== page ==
The body will aim to both guide and educate the industry.
The ASBP was established in 2011 at the Palace of Westminster with the objective of sharing experiences to improve the efficiency of buildings.
It currently has 68 members and is part of a broader alliance with a range of organisations, including the Passivhaus Trust and the Good Homes Alliance.
The ASBP works with a range of manufacturers and suppliers and its members include architects, structural engineers and contractors.
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The embodied carbon working group’s core focus will be on the residential property sector.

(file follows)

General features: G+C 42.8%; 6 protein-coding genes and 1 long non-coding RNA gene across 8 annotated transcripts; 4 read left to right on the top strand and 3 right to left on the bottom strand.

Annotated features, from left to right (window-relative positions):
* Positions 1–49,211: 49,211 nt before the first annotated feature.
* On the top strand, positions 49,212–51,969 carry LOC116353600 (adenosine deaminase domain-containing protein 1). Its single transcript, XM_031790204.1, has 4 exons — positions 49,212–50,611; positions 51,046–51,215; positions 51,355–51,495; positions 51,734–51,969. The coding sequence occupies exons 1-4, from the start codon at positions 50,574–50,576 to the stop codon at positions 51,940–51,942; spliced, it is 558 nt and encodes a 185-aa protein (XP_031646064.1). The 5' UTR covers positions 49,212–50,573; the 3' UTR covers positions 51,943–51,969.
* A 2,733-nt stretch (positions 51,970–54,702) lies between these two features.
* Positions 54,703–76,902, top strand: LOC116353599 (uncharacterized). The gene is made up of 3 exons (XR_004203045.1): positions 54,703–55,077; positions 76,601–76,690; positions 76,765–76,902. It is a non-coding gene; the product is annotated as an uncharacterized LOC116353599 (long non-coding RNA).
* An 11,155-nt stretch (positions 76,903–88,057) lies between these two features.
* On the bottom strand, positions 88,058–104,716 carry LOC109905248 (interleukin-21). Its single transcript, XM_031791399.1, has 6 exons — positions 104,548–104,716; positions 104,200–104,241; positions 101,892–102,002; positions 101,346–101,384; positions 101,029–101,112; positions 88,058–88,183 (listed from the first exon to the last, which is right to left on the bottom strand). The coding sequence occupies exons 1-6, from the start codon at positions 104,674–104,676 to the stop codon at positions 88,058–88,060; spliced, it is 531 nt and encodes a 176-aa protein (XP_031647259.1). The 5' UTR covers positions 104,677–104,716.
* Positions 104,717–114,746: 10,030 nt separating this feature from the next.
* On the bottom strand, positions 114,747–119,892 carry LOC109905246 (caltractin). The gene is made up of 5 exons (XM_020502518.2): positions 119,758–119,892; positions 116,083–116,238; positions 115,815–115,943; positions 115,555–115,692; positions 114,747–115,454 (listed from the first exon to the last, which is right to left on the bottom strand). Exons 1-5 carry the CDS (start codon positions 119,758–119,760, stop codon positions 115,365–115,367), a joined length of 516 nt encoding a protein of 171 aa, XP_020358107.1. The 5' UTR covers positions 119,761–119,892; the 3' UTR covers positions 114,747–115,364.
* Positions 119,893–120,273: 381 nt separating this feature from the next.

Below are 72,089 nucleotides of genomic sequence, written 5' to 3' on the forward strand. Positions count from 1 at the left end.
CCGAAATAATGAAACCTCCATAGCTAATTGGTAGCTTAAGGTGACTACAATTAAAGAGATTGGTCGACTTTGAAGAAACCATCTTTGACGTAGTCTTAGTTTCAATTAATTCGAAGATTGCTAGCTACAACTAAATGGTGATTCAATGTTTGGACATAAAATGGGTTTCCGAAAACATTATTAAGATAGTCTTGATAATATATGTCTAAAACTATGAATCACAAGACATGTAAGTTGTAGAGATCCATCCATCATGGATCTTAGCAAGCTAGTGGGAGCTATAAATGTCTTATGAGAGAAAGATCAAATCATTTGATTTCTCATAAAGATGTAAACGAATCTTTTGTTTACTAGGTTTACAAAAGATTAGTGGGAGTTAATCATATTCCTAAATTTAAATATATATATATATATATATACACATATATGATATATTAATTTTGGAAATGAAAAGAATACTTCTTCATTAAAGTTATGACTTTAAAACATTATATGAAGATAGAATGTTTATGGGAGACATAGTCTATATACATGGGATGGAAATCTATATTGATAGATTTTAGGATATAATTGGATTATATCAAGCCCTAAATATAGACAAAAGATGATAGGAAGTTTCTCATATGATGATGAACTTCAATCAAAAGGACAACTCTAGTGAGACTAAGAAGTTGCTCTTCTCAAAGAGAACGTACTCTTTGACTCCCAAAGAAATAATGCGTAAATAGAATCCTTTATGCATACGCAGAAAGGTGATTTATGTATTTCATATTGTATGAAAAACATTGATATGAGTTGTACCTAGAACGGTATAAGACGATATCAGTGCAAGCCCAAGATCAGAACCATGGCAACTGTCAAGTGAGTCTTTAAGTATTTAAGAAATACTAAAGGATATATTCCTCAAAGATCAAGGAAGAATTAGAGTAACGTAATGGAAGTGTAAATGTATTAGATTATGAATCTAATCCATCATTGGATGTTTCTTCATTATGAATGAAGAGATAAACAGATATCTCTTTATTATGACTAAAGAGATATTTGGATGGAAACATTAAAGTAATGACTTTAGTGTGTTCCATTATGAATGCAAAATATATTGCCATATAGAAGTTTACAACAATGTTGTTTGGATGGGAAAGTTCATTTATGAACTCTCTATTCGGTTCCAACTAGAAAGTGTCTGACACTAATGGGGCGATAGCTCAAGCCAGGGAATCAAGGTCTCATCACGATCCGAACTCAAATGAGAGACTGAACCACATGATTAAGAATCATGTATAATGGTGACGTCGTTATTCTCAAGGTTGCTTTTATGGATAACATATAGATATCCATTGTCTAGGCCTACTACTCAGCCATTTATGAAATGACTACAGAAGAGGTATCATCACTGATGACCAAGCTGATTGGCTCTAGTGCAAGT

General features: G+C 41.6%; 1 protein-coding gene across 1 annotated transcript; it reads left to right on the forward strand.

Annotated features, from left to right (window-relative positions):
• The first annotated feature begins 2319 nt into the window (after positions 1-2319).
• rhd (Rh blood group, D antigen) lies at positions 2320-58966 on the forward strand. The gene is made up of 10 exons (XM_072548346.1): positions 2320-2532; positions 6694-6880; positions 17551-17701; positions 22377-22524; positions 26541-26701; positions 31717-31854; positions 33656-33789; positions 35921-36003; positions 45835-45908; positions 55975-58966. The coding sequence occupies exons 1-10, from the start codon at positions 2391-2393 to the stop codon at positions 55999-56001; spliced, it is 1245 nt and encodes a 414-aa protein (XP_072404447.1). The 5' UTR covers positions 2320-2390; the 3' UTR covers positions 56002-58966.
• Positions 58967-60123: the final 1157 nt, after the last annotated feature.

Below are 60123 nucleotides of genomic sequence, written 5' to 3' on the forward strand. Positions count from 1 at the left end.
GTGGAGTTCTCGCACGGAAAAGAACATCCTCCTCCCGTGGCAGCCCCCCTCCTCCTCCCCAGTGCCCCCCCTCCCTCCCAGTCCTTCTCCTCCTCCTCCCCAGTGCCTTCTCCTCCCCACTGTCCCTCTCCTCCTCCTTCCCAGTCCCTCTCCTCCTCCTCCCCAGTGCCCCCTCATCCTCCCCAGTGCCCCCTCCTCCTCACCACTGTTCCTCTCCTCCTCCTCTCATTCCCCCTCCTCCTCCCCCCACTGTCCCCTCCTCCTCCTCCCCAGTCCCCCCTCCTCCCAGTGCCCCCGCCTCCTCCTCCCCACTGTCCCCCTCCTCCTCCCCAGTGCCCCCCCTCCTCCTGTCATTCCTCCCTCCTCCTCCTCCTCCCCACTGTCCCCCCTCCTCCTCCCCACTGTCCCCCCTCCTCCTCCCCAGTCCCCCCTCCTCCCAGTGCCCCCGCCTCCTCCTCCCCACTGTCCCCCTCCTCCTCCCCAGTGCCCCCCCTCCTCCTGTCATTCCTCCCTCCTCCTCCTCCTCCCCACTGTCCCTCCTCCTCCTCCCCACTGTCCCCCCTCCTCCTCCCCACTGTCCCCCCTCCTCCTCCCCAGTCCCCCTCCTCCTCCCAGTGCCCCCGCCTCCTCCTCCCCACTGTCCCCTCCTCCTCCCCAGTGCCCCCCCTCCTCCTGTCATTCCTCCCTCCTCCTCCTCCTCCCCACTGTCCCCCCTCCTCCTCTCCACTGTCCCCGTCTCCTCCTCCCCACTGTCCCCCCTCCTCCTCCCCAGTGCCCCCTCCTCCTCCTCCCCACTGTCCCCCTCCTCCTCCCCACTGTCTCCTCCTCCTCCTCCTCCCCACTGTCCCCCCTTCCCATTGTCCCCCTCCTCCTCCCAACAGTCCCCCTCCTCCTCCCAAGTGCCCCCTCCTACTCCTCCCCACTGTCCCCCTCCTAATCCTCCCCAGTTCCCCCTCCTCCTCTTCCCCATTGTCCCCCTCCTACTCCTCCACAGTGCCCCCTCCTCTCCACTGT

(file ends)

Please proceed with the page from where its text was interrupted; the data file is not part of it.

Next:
In an exclusive interview with Development Finance Today, Simon Corbey, associate director at the ASBP (pictured above), said: “Chairing [the group] will be my colleague Jane Anderson, who's a lifecycle analysis guru.
“…The idea [is] to write a fairly high level, yet simple, guide around embodied carbon, what it is and how you measure it.
It would also look into the “grey areas of lifecycle analysis”.
Simon felt that the way housebuilders are subcontracted contributed to the lack of sustainability in the industry.
“…Housebuilders are subcontracted and subcontracted and subcontracted,” he said, explaining that teams like this will come together for one site and won’t form together again, and therefore it is “difficult to learn lessons” from one project and take them on to the next.